For a publication built on sponsorship revenue, you bet that was a Good Thing. The startup, Parse (who later sold to Facebook), got a lot of attention and applicants. They probably saw a lot of the right developers sign up, too… so, why shouldn’t you chase those page views?
Firstly, it’s one-time traffic, so you’ll have to repeat this success frequently. That’s hard to do with certainty. Even if you could, it’s unlikely you would want to. The sort of developer who is trolling Hacker News (or similar forums) on any given day is looking for a quick look-see before moving on to the next thing. You’d be lucky to find a couple hundred developer signups within even 100,000 views, unless the message was truly compelling—and you might get only one shot at that, such as a product announcement.
Most topics that are a fit for virality are not going to be relevant to your product. This is especially true if you want to achieve surges of interest with any regularity. You’ll start scraping for the things that get the most attention rather than the right type of attention.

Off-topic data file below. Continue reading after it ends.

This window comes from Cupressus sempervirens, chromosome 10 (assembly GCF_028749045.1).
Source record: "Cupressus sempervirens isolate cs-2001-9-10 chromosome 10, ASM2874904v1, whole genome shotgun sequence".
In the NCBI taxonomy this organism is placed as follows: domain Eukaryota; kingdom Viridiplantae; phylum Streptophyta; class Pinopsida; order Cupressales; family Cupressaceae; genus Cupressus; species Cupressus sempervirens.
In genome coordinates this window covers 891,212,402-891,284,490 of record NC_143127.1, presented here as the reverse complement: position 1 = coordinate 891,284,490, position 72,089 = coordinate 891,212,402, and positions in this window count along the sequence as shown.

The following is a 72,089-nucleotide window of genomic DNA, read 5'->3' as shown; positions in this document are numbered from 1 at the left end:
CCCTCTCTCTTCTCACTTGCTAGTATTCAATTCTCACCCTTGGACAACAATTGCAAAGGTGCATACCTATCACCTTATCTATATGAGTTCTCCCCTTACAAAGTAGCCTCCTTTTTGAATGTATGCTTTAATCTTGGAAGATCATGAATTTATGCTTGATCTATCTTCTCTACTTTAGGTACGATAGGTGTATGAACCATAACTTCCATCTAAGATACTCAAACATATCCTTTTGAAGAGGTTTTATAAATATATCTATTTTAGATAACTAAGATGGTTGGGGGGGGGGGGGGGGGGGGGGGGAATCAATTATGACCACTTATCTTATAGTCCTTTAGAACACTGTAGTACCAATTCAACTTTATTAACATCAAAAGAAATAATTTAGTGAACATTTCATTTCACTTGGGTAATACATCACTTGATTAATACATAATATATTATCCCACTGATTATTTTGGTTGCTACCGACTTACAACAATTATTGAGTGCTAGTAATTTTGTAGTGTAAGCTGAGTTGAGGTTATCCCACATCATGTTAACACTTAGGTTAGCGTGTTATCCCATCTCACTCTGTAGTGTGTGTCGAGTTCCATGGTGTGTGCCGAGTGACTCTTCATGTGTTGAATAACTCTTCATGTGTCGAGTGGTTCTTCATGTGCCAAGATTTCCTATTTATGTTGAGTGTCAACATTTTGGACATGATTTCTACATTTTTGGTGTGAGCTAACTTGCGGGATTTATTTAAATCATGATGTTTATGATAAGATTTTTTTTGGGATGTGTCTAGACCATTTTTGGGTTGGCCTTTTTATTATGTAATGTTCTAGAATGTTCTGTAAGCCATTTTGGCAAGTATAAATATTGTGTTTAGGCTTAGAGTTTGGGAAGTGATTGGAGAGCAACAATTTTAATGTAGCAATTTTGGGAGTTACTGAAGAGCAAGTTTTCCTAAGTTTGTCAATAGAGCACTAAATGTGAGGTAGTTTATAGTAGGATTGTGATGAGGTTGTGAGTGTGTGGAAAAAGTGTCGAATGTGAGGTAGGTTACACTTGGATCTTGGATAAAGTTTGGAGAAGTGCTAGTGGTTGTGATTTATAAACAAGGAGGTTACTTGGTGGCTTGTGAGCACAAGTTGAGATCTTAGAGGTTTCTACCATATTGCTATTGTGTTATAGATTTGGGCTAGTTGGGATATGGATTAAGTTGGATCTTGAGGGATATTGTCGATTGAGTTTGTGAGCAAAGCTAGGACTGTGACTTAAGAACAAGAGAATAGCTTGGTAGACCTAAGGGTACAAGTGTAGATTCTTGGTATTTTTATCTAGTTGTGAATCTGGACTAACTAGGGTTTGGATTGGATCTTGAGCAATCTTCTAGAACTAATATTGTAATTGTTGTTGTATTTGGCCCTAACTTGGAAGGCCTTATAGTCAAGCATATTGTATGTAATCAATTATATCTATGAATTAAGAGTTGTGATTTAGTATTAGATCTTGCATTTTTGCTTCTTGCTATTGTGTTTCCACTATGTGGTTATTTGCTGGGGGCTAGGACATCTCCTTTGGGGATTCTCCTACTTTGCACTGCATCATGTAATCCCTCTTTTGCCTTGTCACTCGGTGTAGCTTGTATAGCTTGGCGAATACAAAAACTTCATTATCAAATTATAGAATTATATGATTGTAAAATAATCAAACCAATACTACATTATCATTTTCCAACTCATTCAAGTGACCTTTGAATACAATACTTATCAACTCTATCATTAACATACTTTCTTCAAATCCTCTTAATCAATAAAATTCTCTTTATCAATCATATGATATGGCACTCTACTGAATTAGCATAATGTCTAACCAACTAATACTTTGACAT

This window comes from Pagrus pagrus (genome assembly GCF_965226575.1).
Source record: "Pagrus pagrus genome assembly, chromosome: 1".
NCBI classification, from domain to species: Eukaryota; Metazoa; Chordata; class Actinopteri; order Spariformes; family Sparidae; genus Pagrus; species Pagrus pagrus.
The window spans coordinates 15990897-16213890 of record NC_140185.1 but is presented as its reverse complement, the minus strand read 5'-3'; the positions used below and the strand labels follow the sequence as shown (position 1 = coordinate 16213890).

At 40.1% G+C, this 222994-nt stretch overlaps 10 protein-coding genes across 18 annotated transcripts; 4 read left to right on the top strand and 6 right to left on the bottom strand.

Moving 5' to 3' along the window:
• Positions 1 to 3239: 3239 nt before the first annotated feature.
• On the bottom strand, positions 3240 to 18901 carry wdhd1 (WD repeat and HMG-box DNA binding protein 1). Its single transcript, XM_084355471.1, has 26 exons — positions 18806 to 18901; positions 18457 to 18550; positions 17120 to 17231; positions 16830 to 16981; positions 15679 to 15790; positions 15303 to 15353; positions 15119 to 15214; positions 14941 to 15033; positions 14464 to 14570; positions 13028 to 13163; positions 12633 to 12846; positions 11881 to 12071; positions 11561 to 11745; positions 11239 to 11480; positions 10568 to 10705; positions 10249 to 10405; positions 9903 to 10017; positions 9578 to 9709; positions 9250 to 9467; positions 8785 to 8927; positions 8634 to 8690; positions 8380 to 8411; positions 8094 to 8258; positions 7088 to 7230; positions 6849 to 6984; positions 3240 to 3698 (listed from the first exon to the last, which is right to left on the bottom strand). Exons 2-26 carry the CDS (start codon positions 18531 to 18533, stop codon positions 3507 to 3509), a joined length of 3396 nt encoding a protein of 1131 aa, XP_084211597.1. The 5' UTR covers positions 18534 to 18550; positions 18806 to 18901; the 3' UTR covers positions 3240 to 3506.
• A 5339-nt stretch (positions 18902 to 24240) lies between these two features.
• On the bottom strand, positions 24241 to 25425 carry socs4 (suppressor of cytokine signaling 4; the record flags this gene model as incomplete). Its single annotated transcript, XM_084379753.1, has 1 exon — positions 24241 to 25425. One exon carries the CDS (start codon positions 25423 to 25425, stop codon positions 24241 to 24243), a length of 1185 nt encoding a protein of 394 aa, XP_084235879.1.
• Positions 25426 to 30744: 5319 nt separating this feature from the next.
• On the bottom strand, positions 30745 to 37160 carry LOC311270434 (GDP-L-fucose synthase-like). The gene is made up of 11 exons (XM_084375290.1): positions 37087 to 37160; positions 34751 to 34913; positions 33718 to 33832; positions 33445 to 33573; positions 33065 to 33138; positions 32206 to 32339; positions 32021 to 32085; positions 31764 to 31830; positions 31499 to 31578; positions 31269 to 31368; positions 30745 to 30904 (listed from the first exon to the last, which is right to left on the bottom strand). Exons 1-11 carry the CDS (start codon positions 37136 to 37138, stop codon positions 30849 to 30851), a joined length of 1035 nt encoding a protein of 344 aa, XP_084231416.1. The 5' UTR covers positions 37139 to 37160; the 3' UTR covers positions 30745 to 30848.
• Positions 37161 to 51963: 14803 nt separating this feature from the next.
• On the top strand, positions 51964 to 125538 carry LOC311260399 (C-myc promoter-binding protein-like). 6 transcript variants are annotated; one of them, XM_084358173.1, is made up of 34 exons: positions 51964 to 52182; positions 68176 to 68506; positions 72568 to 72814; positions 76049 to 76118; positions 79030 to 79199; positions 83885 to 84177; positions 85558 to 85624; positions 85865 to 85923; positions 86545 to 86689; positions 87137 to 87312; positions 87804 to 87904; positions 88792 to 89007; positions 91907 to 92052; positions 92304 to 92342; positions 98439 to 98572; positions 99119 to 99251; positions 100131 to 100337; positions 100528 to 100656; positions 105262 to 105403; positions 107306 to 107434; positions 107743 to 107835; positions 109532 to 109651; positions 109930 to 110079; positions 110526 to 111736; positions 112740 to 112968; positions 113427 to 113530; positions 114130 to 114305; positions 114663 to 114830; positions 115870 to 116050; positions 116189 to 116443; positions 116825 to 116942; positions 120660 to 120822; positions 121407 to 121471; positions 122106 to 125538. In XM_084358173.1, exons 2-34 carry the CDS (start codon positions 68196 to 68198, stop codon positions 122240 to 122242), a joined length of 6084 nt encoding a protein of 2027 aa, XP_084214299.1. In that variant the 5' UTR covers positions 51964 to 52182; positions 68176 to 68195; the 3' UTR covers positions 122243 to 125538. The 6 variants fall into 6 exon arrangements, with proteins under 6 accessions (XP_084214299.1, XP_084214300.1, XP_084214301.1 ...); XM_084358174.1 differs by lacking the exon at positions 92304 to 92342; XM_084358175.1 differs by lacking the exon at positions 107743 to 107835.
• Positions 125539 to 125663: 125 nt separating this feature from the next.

The reality is that most dev-focused companies need a relatively small number of the right developers to discover them every month. The evergreen topics with high developer intent will beat out those spikes of disinterested traffic.
When you avoid vanity-driven developer marketing, you can stop chasing ineffective page views, meaningless visits, and spiky analytics charts. Instead, you embrace authentic content that attracts the right developers.
In many ways, it’s a harder path, but it’s worth walking. EveryDeveloper can be your guide on this journey, as you discover what it takes to reach more developers. Reach out to our team to discuss the ways we can work together.